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Covered Tankard
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Unknown
Possibly northern Bohemian, 1578
Free-blown colorless (brownish-green) glass with enamel and applied decoration
H: 10 5/8 in.
84.DK.553

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Under the inscription King Herod has the innocent children miserably killed, King Herod sits enthroned in a curtained enclosure, witnessing four soldiers murdering small children while their mothers struggle. In addition to such biblical scenes, other common subjects for enameled drinking vessels included hunting, allegorical, genre, and heraldic themes.

Large vessels such as this tankard usually held beer, which had been consumed at breakfast, lunch, and dinner in Europe since the Middle Ages. A French visitor to Germany in 1688 provided this commentary on Germanic drinking habits:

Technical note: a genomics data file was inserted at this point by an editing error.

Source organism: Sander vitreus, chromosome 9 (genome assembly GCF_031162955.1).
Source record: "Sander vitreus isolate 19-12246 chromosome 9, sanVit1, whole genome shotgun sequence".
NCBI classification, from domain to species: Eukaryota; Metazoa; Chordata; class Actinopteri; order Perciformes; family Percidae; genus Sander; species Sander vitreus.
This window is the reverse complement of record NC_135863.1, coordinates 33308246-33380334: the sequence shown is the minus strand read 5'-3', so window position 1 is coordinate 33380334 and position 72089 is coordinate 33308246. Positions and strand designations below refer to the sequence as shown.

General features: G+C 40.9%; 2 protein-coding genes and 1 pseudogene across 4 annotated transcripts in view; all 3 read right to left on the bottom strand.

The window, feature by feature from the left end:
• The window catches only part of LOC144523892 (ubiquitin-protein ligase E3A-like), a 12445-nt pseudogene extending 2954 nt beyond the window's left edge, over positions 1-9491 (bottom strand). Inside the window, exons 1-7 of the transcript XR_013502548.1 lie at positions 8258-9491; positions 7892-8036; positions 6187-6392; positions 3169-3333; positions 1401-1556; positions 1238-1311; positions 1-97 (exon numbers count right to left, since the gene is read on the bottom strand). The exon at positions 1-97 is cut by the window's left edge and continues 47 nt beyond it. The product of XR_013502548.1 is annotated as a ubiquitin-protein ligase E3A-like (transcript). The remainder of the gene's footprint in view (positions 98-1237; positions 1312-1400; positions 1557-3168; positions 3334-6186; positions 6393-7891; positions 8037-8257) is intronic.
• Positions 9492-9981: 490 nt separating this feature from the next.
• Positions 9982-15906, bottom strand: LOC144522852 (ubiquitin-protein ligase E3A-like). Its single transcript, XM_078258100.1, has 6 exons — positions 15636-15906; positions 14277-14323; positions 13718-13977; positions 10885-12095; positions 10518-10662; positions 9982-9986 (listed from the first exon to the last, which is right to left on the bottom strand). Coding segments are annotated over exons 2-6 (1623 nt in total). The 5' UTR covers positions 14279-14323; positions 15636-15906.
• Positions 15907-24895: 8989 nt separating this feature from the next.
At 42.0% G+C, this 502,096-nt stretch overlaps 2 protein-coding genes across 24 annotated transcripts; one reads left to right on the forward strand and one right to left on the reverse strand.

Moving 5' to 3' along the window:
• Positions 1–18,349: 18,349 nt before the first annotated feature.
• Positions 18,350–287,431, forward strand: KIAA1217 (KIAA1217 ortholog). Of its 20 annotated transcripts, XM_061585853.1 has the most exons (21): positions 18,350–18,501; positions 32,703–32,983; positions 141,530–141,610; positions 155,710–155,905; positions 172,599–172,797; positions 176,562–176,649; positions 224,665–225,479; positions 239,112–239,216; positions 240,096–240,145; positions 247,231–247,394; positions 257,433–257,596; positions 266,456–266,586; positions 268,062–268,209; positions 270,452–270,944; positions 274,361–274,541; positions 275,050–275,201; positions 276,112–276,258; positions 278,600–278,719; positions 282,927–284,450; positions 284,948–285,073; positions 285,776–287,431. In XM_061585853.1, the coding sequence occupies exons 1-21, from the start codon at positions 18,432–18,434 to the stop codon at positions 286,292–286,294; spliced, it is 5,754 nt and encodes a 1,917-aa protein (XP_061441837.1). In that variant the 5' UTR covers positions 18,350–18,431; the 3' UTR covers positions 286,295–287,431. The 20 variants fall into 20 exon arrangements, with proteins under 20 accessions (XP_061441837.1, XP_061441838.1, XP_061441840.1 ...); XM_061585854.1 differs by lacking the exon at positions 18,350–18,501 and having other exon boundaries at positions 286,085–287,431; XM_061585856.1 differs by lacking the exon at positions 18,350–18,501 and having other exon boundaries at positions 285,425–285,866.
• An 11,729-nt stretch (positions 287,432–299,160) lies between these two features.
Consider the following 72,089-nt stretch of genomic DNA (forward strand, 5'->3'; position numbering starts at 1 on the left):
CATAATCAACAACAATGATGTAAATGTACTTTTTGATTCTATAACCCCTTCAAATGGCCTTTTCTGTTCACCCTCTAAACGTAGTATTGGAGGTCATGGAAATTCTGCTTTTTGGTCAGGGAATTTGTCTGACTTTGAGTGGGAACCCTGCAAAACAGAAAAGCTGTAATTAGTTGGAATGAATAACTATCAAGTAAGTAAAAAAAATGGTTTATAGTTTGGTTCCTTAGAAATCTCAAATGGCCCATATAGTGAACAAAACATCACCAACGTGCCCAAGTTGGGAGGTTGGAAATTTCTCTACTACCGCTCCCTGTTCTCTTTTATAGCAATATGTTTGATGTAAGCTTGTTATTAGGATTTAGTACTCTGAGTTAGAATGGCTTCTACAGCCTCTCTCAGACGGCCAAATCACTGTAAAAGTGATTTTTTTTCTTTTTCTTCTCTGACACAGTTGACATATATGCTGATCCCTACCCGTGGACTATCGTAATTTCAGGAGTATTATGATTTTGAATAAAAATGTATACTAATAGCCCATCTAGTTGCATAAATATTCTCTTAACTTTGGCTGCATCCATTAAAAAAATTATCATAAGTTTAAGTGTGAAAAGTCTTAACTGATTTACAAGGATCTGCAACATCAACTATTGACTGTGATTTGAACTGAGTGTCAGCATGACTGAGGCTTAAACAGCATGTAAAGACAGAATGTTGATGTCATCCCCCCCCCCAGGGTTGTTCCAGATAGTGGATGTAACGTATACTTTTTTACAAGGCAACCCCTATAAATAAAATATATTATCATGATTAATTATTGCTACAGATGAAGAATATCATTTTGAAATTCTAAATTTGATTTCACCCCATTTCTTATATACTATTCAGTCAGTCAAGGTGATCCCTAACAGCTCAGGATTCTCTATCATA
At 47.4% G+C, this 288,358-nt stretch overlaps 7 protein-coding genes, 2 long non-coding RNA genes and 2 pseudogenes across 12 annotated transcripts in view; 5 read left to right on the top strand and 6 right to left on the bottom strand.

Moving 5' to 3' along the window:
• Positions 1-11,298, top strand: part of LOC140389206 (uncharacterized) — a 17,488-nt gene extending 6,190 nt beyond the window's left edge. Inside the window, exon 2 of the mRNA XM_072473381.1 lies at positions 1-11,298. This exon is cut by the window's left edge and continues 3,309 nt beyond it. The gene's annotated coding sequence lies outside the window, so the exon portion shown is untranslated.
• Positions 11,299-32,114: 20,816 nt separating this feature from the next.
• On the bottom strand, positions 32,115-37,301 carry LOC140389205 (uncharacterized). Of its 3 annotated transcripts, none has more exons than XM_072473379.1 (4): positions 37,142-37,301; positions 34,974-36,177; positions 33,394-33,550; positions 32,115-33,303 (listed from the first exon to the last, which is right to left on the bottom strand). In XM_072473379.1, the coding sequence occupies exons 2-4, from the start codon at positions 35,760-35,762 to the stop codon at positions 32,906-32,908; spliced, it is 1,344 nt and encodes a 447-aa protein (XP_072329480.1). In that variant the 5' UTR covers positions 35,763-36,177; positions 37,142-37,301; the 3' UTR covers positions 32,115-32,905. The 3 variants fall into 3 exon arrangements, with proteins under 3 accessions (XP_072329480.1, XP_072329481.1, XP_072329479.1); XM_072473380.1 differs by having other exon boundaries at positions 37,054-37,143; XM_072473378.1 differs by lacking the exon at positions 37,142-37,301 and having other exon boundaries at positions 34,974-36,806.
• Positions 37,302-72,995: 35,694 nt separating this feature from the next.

You know the Germans are strange Drinkers; there are no People in the World more obliging, civil, and officious; but they have terrible Customs as to the Point of Drinking…Every Draught must be a Health [toast], and as soon as you have emptied your Glass, you must present it full to him whose health you drank….Do but reflect a little on these Customs, and see how much it is impossible to leave off drinking.


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